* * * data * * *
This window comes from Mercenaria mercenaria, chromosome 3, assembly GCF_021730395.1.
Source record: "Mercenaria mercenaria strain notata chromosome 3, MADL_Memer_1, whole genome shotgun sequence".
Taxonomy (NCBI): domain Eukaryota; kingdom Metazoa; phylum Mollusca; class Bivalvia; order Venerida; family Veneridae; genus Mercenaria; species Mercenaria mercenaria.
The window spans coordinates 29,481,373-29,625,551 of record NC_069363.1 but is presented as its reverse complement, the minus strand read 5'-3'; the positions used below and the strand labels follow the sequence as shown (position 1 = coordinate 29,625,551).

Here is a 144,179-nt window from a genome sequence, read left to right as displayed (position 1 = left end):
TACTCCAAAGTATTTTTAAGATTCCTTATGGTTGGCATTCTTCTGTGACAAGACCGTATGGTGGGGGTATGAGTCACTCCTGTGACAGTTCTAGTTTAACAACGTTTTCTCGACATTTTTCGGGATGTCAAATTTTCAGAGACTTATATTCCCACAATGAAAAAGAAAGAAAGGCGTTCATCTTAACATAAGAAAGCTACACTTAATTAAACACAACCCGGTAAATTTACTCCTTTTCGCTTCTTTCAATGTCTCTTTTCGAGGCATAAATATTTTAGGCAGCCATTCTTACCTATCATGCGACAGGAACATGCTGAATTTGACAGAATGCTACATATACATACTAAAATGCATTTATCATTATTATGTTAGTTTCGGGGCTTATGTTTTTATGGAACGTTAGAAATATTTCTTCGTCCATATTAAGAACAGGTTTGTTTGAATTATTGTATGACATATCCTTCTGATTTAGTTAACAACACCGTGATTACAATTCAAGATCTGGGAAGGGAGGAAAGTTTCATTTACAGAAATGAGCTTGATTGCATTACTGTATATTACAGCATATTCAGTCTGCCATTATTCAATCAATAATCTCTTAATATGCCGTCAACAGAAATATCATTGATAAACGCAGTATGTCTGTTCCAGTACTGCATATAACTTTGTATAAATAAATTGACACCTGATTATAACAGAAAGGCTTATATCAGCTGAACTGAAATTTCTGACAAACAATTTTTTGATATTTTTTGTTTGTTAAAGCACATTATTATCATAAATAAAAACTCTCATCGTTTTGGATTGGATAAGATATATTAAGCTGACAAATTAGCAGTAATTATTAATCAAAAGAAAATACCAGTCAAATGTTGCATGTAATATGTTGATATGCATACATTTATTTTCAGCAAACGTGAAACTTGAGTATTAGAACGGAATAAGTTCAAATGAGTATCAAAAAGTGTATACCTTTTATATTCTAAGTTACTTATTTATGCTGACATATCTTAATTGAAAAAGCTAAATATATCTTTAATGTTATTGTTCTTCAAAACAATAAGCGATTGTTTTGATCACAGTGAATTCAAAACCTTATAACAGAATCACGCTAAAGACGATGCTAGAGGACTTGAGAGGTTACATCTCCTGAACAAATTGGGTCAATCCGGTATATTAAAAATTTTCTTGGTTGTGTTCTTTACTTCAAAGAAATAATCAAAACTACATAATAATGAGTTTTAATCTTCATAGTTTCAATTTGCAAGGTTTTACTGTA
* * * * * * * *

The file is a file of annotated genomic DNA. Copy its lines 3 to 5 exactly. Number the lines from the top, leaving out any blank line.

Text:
Taxonomy (NCBI): domain Eukaryota; kingdom Metazoa; phylum Mollusca; class Bivalvia; order Venerida; family Veneridae; genus Mercenaria; species Mercenaria mercenaria.
The window spans coordinates 29,481,373-29,625,551 of record NC_069363.1 but is presented as its reverse complement, the minus strand read 5'-3'; the positions used below and the strand labels follow the sequence as shown (position 1 = coordinate 29,625,551).

Here is a 144,179-nt window from a genome sequence, read left to right as displayed (position 1 = left end):